The activist, famous for designing Beijing's Olympic stadium and an outspoken critic of China's ruling communist party, had planned on travelling to London for a landmark exhibition of his work.
But after Ai uploaded a picture of the Home Office letter denying him a full visiting permit, the government backed down, insisting Home Secretary Theresa May had not been consulted on the issue.
Ai's artwork, valued at between £2m-3m, pictured at a central London display in February 2015
A spokesman for her department said: "The Home Secretary was not consulted over the decision to grant Mr Ai a one-month visa.
"She has reviewed the case and has now instructed Home Office officials to issue a full six-month visa.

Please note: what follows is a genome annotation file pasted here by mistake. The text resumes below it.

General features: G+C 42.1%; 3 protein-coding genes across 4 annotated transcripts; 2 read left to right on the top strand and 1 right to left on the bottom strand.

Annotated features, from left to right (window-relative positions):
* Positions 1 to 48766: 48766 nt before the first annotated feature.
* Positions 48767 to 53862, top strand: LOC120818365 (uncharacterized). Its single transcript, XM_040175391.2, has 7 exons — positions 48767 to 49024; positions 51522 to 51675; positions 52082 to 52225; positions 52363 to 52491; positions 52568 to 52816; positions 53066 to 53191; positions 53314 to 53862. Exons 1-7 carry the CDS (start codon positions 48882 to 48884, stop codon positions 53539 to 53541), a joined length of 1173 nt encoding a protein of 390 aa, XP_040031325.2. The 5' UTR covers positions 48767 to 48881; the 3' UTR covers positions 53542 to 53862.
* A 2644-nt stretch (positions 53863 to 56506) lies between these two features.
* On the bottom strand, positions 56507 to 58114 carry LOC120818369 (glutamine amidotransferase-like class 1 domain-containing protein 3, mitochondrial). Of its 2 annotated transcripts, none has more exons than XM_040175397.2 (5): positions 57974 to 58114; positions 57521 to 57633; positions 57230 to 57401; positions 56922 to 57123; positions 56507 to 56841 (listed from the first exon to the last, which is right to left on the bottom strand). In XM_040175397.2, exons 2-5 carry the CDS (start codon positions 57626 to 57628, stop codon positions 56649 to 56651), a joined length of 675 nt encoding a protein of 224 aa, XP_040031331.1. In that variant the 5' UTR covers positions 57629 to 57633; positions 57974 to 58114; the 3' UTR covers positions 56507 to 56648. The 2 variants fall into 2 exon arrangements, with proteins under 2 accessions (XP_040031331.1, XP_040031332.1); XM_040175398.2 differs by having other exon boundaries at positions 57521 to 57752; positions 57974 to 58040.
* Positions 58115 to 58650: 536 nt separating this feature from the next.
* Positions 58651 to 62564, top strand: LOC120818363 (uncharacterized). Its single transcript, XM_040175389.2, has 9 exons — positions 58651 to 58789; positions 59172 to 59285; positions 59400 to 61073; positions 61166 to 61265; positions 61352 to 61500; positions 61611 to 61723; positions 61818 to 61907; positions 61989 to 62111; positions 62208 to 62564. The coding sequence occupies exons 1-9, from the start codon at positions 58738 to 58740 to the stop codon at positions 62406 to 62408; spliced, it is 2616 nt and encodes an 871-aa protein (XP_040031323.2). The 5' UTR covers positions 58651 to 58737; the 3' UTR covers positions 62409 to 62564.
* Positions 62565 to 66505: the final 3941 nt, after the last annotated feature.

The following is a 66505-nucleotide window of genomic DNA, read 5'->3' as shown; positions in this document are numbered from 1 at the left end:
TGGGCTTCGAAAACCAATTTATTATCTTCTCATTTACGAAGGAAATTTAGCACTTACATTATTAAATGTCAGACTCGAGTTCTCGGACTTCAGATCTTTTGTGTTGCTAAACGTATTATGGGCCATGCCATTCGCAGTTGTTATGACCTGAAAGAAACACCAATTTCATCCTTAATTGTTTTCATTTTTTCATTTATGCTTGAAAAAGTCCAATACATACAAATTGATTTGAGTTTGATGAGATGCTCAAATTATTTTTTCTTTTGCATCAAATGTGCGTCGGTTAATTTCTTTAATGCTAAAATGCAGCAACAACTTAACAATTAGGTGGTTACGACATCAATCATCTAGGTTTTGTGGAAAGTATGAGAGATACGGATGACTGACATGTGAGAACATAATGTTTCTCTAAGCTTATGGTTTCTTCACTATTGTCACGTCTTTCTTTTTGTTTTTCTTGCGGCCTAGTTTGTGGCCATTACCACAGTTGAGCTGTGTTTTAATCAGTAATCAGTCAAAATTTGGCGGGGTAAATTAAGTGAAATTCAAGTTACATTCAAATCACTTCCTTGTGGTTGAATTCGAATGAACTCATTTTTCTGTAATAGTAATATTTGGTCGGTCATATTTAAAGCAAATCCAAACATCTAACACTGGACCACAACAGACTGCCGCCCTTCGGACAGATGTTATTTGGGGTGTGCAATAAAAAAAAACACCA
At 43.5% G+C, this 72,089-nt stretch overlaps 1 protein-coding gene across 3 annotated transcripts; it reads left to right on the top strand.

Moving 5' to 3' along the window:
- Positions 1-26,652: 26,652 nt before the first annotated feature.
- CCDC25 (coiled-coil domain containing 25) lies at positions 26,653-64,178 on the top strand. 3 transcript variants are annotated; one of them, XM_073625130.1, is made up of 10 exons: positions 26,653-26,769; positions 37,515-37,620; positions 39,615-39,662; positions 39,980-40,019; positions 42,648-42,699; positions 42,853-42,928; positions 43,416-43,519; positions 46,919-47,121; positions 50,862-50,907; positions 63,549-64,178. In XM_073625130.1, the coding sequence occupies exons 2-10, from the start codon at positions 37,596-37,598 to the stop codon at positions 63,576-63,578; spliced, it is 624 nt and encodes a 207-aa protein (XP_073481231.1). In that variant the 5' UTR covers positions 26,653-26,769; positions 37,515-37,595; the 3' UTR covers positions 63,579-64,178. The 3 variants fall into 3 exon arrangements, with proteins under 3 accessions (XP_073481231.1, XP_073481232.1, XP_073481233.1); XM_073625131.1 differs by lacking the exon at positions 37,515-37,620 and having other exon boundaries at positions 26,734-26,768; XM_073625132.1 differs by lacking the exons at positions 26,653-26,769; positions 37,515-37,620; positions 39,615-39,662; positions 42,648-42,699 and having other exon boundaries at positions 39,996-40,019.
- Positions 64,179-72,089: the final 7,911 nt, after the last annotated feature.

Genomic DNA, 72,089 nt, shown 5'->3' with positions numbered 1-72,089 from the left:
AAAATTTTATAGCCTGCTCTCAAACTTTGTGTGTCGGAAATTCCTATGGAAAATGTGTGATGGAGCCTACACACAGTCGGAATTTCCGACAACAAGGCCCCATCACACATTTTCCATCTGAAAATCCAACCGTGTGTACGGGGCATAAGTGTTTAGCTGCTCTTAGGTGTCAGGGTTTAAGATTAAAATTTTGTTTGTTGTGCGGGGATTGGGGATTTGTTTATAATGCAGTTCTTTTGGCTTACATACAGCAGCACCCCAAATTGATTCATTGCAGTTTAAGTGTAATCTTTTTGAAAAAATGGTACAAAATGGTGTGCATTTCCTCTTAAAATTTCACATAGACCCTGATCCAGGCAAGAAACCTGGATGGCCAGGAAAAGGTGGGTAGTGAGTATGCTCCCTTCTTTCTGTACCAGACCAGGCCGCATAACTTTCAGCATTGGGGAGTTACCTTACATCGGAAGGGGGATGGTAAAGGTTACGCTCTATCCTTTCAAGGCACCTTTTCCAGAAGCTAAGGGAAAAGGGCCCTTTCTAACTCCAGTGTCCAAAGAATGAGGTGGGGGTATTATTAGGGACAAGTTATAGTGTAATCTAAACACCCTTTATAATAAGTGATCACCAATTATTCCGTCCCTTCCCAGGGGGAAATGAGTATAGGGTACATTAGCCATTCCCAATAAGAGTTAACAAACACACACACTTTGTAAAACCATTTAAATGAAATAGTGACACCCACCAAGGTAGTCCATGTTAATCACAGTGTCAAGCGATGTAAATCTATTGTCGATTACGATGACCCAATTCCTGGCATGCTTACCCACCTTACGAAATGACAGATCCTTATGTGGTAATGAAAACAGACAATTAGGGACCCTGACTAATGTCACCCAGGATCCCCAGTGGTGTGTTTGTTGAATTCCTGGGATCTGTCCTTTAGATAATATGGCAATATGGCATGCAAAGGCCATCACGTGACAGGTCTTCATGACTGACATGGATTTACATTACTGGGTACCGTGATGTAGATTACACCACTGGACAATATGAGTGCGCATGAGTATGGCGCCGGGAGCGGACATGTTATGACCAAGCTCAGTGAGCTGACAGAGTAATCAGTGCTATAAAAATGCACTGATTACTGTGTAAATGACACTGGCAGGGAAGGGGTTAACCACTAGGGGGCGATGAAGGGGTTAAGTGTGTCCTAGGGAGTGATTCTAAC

"We have written to Mr Ai apologising for the inconvenience caused."
The artist originally spoke out on Thursday, posting the message he had received from the British embassy in Beijing the previous day.
Officials originally denied him the six-month visa but said Ai would be “exceptionally” granted a 20-day visa for dates in September.
It emerged he had been refused a six-month residence visa to the UK on the grounds of a "criminal conviction", a claim he denied.